Butter Butter Pie
This is like a hug in pie form. It’s a chunky vegetable double-crust pie, the focus being on butternut squash – and butter beans, hence the name – with a creamy cheese and onion savoury sauce. It’s mild and soft enough to be liked by children, but interesting enough for adults to enjoy it, too, and you can be sure there is a good quota of veg and protein within. The pastry is a basic shortcrust, you can either buy some or make your own (it’s easy, and I made a step-by-step guide here if you’re uncertain). Either way, the end result is a homely pie that, like most pies, tastes great the next day too – either reheated or served cold.
For the pastry:
240g plain flour
1 tbsp vodka (or lemon juice)
3 tbsp ice cold water
1 egg, beaten, for glazing the pie for the final bake.
For the pie filling:
250g butternut squash, peeled and chopped into 1 inch chunks
150g potatoes, peeled and chopped into 1 inch chunks
1 x 400g can of butter beans, drained and rinsed (I like Napolina)
1 very small leek, sliced into rings and washed thoroughly
1 very small onion, or 1/2 of a large one
30g plain flour
1 tsp Dijon mustard
1/2 tsp sea salt
50g grated cheddar cheese
Making the pastry:
First, make the pastry. You can use my guide here, or if you’re using shop-bought, you’ll need approximately 400g. Break off about 2/3 and use it to line a 1-litre pie dish. Keep the remaining 1/3 in the fridge until you need it for the ‘lid’. Once you have lined the pie dish, pop it in the fridge for at least 20 minutes to settle. Preheat the oven to 200c/400f/gas mark 6.
Blind bake for 10 minutes. Remove from the oven and set aside to cool while you make the filling. Reduce oven to 180c/350f/gas mark 4.
Making the filling:
Peel and chop the butternut squash and sweet potato into roughly 1-inch chunks. Steam or parboil them until only just cooked – you can skewer them with a fork, but you wouldn’t quite want to eat them at this point. I usually use the microwave steamer (7-8 minutes). Boiling will take about 10 minutes. While they are cooking, you can get on with the savoury sauce.
Heat the butter on a low heat and gently fry the onions for 5 minutes, until softened. Sprinkle in the flour and coat the onions, cooking for another minute or two.
Slowly add the milk – about 100ml at a time – while stirring continuously. You will eventually end up with a thick, rather lumpy sauce. Stir in the mustard and salt.
At this point you can blitz with a hand blender to make a smooth sauce but if you don’t have one, just leave it like it is. Add the cheese and stir until melted into the sauce.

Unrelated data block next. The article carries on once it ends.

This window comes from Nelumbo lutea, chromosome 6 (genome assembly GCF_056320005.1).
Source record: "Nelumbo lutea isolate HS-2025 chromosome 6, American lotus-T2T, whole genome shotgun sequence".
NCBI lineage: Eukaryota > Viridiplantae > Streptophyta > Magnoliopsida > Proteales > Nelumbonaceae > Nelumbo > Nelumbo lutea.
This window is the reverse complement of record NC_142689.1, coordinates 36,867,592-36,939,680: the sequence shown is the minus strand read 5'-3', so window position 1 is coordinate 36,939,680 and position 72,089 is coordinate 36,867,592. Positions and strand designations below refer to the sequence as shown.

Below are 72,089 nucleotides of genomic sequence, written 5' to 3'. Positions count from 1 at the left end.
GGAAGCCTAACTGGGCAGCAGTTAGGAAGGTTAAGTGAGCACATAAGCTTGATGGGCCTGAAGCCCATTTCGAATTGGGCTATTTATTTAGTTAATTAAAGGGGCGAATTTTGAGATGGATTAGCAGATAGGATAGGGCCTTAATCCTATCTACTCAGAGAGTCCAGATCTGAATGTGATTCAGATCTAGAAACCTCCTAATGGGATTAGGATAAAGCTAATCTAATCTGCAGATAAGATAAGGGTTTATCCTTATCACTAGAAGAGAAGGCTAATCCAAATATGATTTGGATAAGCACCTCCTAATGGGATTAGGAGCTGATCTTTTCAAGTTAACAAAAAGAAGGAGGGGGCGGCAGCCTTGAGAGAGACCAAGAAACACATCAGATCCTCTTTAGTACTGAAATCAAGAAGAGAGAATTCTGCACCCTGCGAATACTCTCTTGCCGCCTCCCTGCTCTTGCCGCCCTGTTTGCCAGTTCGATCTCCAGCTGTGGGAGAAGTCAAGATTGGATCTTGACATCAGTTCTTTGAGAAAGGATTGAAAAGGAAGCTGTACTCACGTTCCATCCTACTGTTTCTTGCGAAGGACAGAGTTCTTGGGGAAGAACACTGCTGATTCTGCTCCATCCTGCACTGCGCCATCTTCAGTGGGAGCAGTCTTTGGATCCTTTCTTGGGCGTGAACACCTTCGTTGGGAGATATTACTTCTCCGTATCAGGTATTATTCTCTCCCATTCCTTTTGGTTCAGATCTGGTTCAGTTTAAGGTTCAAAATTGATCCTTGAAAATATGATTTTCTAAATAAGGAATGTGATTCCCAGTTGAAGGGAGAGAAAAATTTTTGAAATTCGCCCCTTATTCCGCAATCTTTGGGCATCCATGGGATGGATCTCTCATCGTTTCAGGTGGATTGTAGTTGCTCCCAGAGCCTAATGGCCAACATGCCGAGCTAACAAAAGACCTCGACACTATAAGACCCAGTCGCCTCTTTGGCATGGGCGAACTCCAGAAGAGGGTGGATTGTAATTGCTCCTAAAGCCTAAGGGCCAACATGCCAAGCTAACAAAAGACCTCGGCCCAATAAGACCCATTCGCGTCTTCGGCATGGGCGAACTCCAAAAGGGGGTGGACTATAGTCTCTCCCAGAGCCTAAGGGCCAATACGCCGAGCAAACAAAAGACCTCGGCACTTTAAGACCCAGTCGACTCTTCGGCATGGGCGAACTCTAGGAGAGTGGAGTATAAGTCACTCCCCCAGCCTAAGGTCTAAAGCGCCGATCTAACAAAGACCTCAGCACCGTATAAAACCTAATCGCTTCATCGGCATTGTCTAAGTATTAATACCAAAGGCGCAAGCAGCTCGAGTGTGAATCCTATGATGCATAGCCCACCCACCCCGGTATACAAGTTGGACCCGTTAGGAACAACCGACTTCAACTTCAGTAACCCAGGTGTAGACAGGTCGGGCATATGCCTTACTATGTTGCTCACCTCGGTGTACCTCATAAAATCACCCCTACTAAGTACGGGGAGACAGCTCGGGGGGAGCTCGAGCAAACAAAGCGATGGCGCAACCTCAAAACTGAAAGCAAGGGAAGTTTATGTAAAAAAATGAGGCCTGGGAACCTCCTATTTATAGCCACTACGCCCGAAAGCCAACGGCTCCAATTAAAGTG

Now add the sliced leeks and soften on a low heat for a minute or two. Stir in the steamed/parboiled butternut squash and potatoes, and the drained butter beans. Mix well so that everything is coated in the sauce.
I’m assuming your oven is still on at 180c/350f/gas mark 4 but if not (for example if you blind-baked the pastry case much earlier in the day) then start preheating again now.
Carefully spoon the filling into your blind-baked pie case. Don’t be afraid to squash it in until just level with the rim. Roll out the remaining pastry until you’ve got a circle big enough to cover the pie. Brush a little beaten egg on the edges of the pie case and lift the pastry on to the pie. Gently press the edges down all the way around, then use a knife to cut away the over-hanging excess pastry. (Support the underneath of the pie tin with one hand, and swipe the knife edge along the side of the tin with swift movements.) You can then emboss the edge of the pie by using a fork, if you like, or any other finishing technique.
Any excess pastry can be rolled out again to make leaves or shapes or anything you like to decorate the pie. Stick them on using a little more of the beaten egg, then use it to give the whole pie a final glaze. Remember to prick the pastry a couple of times to allow hot air to escape (otherwise your pie will probably crack, or even – shock horror! – explode in the oven. No one likes cleaning an oven. Or going without pie. So don’t forget.)
Bake for 30-35 minutes in the middle of the oven until a really deep, golden brown colour.
(Pie dishes do vary a little, and if you have any pie filling remaining, you can make a great soup by heating with vegetable stock and blitzing with a hand blender!)